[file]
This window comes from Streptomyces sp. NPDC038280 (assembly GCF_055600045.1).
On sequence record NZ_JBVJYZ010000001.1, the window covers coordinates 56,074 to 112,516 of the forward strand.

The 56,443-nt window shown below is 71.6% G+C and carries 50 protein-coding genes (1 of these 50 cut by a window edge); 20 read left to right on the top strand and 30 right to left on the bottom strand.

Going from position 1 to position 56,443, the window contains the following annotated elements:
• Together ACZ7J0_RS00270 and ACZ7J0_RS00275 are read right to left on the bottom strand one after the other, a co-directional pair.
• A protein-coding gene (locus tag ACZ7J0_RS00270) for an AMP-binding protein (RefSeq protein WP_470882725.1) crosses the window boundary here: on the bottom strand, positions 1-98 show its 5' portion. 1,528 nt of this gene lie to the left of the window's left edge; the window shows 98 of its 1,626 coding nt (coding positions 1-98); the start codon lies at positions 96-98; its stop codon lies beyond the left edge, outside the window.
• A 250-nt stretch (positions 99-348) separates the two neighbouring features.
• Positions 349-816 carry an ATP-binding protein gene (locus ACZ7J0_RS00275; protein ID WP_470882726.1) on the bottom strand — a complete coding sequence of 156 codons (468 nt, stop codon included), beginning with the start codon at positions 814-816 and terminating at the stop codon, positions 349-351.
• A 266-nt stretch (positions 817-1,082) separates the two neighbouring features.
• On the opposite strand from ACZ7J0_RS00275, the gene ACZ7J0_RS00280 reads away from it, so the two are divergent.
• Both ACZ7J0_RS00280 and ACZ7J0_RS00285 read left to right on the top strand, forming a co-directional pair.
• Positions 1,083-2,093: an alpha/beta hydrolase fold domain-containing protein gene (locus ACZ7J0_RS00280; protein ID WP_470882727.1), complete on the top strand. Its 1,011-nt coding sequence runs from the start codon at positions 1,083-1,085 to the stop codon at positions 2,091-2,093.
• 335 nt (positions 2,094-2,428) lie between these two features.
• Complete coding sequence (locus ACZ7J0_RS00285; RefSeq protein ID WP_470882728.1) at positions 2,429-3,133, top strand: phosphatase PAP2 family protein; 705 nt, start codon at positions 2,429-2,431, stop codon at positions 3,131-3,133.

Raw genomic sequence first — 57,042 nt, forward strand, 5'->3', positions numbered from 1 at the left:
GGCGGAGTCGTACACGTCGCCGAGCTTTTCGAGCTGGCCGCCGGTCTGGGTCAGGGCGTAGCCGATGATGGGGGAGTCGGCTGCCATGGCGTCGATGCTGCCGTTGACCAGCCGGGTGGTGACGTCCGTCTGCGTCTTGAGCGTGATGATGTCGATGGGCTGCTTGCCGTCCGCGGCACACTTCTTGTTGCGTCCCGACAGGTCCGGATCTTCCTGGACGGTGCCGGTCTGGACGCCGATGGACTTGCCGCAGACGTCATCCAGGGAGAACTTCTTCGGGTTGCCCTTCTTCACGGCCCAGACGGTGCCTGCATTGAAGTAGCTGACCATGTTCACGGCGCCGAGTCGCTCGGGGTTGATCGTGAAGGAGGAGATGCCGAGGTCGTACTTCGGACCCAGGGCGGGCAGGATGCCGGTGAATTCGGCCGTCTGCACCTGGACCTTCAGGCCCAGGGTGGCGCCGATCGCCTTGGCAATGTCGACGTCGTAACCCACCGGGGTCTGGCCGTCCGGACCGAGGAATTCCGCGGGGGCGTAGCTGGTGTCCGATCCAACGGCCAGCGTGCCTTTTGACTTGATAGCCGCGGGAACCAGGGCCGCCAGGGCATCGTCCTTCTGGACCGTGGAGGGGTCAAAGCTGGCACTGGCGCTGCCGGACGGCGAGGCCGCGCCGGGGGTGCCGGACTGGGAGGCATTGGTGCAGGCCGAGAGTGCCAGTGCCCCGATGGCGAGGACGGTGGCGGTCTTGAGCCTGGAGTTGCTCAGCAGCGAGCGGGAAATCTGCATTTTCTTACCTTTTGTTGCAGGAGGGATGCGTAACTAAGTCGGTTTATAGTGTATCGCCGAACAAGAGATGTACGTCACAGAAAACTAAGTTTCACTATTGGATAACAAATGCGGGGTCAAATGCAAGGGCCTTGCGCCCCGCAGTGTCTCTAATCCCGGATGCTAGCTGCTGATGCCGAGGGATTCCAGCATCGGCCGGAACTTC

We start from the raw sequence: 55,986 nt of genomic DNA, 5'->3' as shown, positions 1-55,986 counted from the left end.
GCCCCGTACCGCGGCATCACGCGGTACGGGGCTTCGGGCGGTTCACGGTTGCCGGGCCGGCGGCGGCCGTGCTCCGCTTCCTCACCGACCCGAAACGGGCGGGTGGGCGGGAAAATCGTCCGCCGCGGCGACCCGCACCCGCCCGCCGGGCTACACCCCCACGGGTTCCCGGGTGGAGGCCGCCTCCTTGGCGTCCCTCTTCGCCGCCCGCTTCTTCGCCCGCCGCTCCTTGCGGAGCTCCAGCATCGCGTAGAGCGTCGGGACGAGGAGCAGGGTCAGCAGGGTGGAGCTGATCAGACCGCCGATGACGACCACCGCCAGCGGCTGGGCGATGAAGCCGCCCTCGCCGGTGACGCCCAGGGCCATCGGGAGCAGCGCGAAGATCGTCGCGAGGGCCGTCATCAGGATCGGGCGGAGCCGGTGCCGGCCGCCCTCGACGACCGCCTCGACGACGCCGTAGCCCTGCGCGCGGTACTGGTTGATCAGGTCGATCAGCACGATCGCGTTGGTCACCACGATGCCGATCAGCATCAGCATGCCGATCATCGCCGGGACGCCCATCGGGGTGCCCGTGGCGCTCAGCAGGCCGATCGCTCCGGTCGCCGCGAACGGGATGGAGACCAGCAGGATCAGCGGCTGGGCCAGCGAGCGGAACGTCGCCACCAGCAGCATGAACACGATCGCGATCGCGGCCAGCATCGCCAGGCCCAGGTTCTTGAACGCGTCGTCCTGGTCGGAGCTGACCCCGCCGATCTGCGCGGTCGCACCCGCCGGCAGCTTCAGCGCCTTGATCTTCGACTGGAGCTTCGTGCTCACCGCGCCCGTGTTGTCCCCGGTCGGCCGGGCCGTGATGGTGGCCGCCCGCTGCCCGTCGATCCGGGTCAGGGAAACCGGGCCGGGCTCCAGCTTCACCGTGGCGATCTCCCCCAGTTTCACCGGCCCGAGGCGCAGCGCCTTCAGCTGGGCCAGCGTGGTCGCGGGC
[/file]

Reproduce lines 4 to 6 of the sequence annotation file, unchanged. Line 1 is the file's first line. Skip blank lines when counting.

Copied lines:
Going from position 1 to position 56,443, the window contains the following annotated elements:
• Together ACZ7J0_RS00270 and ACZ7J0_RS00275 are read right to left on the bottom strand one after the other, a co-directional pair.
• A protein-coding gene (locus tag ACZ7J0_RS00270) for an AMP-binding protein (RefSeq protein WP_470882725.1) crosses the window boundary here: on the bottom strand, positions 1-98 show its 5' portion. 1,528 nt of this gene lie to the left of the window's left edge; the window shows 98 of its 1,626 coding nt (coding positions 1-98); the start codon lies at positions 96-98; its stop codon lies beyond the left edge, outside the window.